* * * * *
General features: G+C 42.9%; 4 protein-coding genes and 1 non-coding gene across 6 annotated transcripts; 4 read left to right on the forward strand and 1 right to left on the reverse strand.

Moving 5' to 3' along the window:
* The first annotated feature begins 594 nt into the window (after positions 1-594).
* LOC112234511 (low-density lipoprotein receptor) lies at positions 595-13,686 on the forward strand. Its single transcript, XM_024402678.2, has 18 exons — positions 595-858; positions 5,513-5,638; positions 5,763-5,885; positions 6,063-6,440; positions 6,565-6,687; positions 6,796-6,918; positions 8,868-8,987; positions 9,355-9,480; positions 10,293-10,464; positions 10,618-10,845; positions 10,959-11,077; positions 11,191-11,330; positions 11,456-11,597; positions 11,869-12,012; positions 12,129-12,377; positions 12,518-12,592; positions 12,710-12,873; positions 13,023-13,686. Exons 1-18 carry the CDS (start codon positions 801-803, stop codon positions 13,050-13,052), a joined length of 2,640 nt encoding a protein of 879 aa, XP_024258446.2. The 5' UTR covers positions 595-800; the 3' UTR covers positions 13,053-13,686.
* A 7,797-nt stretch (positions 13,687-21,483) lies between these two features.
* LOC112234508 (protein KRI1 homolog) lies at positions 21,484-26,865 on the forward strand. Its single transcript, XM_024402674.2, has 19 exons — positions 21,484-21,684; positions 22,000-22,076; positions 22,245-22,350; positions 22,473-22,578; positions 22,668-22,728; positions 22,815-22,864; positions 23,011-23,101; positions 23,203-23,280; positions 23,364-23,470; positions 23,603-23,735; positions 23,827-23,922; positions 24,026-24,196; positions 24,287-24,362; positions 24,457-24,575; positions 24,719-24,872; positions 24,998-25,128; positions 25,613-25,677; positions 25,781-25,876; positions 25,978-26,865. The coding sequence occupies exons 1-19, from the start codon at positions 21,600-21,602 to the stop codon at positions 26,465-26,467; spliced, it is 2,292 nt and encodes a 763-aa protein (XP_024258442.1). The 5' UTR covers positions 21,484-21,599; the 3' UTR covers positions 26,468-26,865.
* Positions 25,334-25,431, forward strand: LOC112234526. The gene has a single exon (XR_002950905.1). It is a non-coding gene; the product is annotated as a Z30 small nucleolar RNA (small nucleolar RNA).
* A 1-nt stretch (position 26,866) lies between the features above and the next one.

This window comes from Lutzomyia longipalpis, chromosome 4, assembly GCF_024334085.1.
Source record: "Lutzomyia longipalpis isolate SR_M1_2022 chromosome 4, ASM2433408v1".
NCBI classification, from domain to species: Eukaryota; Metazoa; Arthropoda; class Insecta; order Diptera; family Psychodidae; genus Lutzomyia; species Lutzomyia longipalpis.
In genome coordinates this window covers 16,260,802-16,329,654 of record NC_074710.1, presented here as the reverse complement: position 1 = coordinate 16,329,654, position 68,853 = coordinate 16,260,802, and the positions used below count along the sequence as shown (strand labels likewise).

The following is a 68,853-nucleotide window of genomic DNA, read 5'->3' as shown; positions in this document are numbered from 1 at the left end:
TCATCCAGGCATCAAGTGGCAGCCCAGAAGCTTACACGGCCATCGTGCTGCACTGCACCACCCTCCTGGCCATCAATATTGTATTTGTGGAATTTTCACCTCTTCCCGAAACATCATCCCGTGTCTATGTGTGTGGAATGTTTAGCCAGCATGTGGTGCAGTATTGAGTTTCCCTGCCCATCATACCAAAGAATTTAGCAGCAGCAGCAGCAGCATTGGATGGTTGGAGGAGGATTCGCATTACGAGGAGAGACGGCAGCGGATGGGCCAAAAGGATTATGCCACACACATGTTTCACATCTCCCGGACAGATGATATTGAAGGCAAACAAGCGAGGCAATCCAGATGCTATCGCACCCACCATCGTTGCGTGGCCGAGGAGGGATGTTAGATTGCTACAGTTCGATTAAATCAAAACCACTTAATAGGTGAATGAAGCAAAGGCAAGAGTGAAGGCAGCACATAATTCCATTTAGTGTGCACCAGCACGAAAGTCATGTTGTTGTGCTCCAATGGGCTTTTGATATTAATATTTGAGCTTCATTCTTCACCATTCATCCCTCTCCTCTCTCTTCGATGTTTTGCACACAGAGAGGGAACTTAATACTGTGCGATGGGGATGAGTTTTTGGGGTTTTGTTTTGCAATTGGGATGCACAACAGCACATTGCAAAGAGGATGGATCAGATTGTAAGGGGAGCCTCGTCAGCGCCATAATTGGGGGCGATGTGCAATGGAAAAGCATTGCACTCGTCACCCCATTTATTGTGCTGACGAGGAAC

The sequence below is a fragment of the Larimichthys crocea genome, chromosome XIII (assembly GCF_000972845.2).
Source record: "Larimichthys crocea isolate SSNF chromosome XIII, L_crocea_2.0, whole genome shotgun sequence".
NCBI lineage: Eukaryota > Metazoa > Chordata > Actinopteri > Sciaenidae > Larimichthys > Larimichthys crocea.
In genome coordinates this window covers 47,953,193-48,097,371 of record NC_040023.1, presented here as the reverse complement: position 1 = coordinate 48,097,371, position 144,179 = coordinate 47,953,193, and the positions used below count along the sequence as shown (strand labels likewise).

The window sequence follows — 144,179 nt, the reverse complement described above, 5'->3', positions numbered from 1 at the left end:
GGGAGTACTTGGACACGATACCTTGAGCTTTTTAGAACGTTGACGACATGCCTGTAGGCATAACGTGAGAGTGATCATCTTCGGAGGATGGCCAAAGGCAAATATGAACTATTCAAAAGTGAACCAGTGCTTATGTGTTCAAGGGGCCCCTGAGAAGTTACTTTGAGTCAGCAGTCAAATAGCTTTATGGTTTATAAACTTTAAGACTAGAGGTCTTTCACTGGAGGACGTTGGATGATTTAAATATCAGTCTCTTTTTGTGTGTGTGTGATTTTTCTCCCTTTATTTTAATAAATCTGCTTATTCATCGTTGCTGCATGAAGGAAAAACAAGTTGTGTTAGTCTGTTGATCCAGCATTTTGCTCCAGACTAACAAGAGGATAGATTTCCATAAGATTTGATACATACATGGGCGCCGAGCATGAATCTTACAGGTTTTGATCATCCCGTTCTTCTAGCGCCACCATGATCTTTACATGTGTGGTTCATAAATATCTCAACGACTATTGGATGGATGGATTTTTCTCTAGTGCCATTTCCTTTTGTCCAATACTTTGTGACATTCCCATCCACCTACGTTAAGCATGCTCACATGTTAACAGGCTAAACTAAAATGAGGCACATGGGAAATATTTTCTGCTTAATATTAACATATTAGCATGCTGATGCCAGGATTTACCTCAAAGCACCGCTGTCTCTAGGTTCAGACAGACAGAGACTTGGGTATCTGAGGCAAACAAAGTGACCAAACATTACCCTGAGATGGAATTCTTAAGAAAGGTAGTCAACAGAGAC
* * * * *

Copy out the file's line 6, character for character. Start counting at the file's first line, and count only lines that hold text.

* LOC112234508 (protein KRI1 homolog) lies at positions 21,484-26,865 on the forward strand. Its single transcript, XM_024402674.2, has 19 exons — positions 21,484-21,684; positions 22,000-22,076; positions 22,245-22,350; positions 22,473-22,578; positions 22,668-22,728; positions 22,815-22,864; positions 23,011-23,101; positions 23,203-23,280; positions 23,364-23,470; positions 23,603-23,735; positions 23,827-23,922; positions 24,026-24,196; positions 24,287-24,362; positions 24,457-24,575; positions 24,719-24,872; positions 24,998-25,128; positions 25,613-25,677; positions 25,781-25,876; positions 25,978-26,865. The coding sequence occupies exons 1-19, from the start codon at positions 21,600-21,602 to the stop codon at positions 26,465-26,467; spliced, it is 2,292 nt and encodes a 763-aa protein (XP_024258442.1). The 5' UTR covers positions 21,484-21,599; the 3' UTR covers positions 26,468-26,865.